“You’re coming home with us,” I said.  My husband and I and our twin grandchildren were standing by the hospital’s emergency entrance.  Tragedy had found us again.  Nine months ago, their mother (our daughter) died from the injuries she received in a car crash.  Their fatherhad  just died from the injuries he received in another car crash.

It was beyond belief.  While each year has its triumphs and tragedies, 2007 was a really hard year.  My daughter and father-in-law died the same weekend, my brother died a few months later, and now my former son-in-law was gone.  Like the words of the famous hymn, “Amazing Grace,” I was blind and couldn’t see. 

Life had stopped.

Now the twins (one boy and one girl) were orphans and we were GRGs, grandparents raising grandchildren.  Would I have the energy to raise grandchildren at age 72?  Could I grieve for four losses and stay upbeat for the twins?  What would become of me?  I was haunted by questions and all I could do was put one foot in front of the other.

If you asked me to provide details about “the year of death,” I could give you only a few.  As time passed, however, I was able to see my recovery path, the steps I took, and my winding journey from darkness to light.  Ten percent of all of the grandparents in the nation are raising their grandchildren and you may be one of them.  My survival tips may help you.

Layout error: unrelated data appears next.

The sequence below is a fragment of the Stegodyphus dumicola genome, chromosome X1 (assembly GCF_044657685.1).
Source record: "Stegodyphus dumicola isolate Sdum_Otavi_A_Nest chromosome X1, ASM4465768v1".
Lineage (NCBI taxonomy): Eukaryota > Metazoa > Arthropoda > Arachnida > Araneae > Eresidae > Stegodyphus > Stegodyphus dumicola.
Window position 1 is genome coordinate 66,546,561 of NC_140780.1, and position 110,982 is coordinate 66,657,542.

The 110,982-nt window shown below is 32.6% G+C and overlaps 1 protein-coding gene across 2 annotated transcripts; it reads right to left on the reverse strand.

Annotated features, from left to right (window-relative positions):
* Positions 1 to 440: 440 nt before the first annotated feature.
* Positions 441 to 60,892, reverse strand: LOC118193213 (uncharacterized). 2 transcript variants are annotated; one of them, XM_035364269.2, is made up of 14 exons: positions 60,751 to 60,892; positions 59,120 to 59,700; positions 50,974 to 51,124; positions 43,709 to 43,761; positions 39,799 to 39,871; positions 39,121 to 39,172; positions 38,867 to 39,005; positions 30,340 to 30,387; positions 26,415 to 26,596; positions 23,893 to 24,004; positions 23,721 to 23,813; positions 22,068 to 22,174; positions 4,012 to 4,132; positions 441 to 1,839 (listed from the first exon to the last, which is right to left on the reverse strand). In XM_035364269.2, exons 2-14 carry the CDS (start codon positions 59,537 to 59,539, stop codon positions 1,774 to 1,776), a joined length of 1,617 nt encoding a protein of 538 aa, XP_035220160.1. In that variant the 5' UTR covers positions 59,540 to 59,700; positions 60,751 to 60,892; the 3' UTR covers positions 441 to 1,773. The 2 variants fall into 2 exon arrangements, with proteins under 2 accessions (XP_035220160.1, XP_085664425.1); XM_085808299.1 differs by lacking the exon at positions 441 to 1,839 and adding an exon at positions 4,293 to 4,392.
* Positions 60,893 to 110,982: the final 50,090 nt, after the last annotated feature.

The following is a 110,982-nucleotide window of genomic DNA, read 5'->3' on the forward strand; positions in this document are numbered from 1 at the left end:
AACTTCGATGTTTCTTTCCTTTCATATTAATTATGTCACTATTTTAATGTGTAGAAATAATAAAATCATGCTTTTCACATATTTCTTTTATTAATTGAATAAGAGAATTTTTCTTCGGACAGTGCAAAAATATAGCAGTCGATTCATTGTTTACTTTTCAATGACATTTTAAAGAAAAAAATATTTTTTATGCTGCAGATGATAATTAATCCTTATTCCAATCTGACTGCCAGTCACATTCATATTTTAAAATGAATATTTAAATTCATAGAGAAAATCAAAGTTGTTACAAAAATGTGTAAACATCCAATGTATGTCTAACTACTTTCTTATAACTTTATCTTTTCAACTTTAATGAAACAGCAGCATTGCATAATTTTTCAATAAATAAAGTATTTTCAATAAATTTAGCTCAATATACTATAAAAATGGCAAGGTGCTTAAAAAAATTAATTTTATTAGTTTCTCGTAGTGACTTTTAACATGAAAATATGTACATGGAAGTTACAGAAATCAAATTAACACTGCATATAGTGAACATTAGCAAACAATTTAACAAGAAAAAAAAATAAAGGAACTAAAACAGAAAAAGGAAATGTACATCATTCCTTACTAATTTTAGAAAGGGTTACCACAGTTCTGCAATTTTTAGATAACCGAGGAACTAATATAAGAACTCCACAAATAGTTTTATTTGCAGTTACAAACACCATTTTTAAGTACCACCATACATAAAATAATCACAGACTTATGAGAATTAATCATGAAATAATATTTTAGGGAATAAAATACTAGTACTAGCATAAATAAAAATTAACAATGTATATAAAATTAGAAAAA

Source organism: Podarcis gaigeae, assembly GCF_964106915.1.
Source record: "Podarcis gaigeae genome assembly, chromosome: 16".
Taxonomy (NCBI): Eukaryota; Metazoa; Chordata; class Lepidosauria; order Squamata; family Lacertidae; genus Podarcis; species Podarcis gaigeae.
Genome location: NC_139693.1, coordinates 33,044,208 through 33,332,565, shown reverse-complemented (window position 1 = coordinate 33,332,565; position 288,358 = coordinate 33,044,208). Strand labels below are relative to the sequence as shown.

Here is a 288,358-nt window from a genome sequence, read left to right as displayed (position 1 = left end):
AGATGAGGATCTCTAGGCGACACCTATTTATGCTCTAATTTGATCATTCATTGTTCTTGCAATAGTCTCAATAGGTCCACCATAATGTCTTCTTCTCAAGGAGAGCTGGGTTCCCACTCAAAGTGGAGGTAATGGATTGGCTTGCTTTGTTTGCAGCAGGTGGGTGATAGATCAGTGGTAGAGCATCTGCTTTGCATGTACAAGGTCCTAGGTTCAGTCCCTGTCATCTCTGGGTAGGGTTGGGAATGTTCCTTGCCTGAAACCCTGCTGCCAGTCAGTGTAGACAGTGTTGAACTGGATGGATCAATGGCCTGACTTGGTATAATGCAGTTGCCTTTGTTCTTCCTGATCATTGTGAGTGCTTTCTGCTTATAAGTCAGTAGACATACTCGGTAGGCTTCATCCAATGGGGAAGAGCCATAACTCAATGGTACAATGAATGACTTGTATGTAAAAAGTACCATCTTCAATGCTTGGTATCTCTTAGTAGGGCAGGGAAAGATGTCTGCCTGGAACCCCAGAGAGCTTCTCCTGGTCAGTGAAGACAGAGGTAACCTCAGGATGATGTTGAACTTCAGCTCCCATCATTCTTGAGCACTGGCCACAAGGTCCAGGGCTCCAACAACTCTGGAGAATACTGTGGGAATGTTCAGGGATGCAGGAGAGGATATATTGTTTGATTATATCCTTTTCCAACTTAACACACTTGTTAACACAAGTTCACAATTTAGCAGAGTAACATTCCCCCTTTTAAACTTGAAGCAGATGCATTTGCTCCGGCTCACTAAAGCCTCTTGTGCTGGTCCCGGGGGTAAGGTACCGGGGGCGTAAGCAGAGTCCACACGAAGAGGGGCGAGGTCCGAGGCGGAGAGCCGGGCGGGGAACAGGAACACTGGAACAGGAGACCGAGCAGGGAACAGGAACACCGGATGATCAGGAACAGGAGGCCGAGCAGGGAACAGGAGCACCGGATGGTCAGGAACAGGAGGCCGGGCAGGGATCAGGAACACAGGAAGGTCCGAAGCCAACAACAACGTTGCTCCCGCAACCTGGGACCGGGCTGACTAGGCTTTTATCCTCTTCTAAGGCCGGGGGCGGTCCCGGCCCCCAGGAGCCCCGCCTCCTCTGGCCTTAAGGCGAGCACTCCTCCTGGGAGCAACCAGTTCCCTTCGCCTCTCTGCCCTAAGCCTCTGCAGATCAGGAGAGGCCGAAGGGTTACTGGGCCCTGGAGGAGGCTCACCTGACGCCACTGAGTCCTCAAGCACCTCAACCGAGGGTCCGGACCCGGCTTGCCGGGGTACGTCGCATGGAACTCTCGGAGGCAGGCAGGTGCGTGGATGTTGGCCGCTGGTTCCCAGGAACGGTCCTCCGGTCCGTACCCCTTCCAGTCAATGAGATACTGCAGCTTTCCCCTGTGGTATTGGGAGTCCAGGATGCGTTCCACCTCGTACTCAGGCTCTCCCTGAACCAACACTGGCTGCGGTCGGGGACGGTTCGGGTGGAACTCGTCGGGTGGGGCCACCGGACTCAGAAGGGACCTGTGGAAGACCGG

1. Eat dinner together.  Meal time isn’t just about food, it’s about family values, sharing news, and learning how to cope and solve problems.  We expected our grandchildren to eat dinner with us.  I’m a made-from-scratch cook and my grandchildren appreciated this.  “I love your salad dressing more than the salad!” my granddaughter constantly exclaims.   
  2. Support school activities.  We cheered for our granddaughter at gymnastics meets and applauded our grandson’s trumpet playing at concerts.  Sometimes the twins asked me to help with their research papers and I was glad to help.  “I’m only proofreading,” I assured them, “and won’t change your style.” The twins appreciated my help and I was impressed with their writing. 
  3. Set new goals.  Making it to the next hour was my first goal.  After I could do that, my goal was to make it through the day, then a week, and then a month.  Step-by-step, I inched my way along the recovery path.  Though I took several detours, for the most part I kept moving forward.  Setting goals gave purpose to my life, helped me see my location on the recovery path, and how close I was to the end. 
  4. Practice self-care.  Writing is self-care for me.  Friends thought I would have to abandon my writing career to care for my grandchildren.  Giving up writing would feel like another death in the family and it would be mine.  So a week after my daughter and father-in-law died, I sat down at the computer and poured out my soul in words.  I’m still writing.  Think about how you take care of yourself and keep doing it.